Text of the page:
Audio streamer Spotify said on Monday that it is raising the prices of its Premium plans.
In the United States, the company’s Premium Single plan will now be $10.99, up from $9.99. The cost of a Premium Duo plan, which allows for two accounts, will rise from $12.99 to $14.99, while a Premium Family plan that provides up to six accounts was priced at $16.99, up from $15.99. The price for Premium Student was also bumped up to $5.99 from $4.99.
“The market landscape has continued to evolve since we launched,” Spotify said in a statement. “So that we can keep innovating, we are changing our Premium prices across a number of markets around the world. These updates will help us continue to deliver value to fans and artists on our platform.”
Spotify is also increasing prices across several other countries, including Mexico, Canada, United Kingdom, France, Australia, Brazil, among others.
The Sweden-based company claims it has more than 200 premium subscribers, and they “will be notified via email and given a one-month grace period before the new price becomes effective, unless they cancel before the grace period ends.”
Spotify will also continue offering a free plan, which includes ads and limited features.
Rival services from Apple, Amazon, and Tidal have all increased prices this year, while YouTube also hiked prices last week on its monthly and annual premium plans in the United States for the first time since the subscription service was launched in 2018.
The price increases come at a time when streaming services, both audio and video, are under rising investor pressure to boost profitability after years of prioritizing user growth.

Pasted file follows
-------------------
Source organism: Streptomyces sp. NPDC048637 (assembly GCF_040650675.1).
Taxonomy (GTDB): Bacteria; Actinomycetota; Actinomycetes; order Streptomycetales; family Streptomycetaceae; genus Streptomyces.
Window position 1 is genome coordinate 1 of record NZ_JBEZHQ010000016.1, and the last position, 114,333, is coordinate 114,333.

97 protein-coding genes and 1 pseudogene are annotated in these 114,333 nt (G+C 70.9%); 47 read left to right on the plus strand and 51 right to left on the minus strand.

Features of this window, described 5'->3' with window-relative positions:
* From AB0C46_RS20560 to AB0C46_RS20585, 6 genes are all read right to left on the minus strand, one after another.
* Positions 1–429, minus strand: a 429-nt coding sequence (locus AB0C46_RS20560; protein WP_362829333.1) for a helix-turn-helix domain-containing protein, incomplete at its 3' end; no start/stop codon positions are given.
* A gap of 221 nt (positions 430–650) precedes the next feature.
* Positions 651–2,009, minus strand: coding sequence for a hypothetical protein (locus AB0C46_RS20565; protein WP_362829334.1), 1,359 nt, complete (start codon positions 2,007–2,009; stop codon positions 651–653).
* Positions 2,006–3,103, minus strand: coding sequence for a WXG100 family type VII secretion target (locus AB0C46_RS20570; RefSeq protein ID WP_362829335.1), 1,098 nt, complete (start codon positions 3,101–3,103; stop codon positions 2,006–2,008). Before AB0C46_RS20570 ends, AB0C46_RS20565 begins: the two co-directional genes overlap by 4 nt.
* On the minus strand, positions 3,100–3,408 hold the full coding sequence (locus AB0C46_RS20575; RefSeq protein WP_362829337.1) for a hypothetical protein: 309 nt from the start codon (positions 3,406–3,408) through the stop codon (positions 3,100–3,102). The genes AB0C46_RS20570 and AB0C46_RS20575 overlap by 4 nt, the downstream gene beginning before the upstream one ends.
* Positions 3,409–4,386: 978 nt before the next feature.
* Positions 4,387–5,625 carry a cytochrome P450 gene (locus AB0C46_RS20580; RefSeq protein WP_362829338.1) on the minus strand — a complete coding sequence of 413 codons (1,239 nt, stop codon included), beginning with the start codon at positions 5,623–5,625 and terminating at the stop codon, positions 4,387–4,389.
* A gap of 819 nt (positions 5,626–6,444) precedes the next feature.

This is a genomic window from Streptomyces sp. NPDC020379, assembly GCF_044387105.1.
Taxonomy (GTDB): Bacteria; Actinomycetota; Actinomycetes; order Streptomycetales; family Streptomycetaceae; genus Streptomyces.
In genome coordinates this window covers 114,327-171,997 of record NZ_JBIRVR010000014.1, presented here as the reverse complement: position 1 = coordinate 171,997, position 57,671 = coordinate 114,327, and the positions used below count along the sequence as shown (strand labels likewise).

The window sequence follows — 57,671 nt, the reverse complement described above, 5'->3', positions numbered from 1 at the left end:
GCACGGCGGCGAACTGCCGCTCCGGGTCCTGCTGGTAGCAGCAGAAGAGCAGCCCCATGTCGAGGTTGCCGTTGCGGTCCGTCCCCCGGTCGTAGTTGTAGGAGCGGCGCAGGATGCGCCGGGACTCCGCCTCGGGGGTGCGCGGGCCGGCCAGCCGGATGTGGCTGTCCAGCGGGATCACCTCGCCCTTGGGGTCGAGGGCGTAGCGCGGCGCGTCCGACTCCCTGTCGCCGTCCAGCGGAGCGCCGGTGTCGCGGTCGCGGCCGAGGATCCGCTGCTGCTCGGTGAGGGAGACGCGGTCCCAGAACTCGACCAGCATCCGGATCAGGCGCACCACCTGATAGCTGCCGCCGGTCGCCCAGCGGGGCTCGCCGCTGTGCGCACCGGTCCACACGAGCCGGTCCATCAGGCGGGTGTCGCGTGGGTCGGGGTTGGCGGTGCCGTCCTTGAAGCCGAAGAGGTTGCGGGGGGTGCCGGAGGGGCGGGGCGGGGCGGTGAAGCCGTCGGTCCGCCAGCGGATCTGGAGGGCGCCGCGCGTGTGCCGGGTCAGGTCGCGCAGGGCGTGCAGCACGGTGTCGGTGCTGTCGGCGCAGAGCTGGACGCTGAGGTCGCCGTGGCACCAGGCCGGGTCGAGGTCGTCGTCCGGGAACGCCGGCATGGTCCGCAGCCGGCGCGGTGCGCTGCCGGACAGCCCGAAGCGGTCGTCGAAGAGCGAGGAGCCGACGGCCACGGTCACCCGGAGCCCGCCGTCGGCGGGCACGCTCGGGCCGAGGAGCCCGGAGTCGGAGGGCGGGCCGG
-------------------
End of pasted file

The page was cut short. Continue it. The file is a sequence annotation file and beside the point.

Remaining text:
Spotify had indicated in April that it would raise prices in 2023, and had also raised prices in 46 countries last year.
“We’re just really trying to focus on how can we optimize for growth,” CEO and Spotify co-founder Daniel Ek said during an April earnings call, “We’re thinking about how to increase growth, and the industry realizes that, and our label partners realizes that as well.”
The audio streamer has moved in recent months to boost margins with hundreds of layoffs and a restructuring of the podcast unit, which it had built up with billions of dollars in investment.
After laying out plans last year to get 1 billion users by 2030 and to reach $100 billion of revenue annually, Spotify has been growing rapidly, but its costly expansion into podcasts and audiobooks has hit margins.
The number of monthly active users rose to 551 million in the second quarter, beating Spotify’s guidance and analysts’ forecast of 526.8 million.
Premium subscribers, who account for most of the company’s revenue, rose 17 percent, to 220 million, topping estimates of 216.6 million, according to IBES data from Refinitiv.
“If we have user growth, the revenue growth eventually comes—that’s the lesson been learned at Spotify, and we have seen it over and over,” Mr. Ek said.
Spotify expects premium subscribers to reach 224 million this quarter and revenue of €3.3 billion. Analysts were expecting subscribers of 222.4 million and revenue of €3.40 billion.
In June, Bloomberg reported that Spotify is working on a new subscription plan that will give users access to higher-quality “lossless” music. Bloomberg noted that Spotify plans to introduce that feature in the United States in October if things go well in other markets.
Reuters contributed to this report.
From The Epoch Times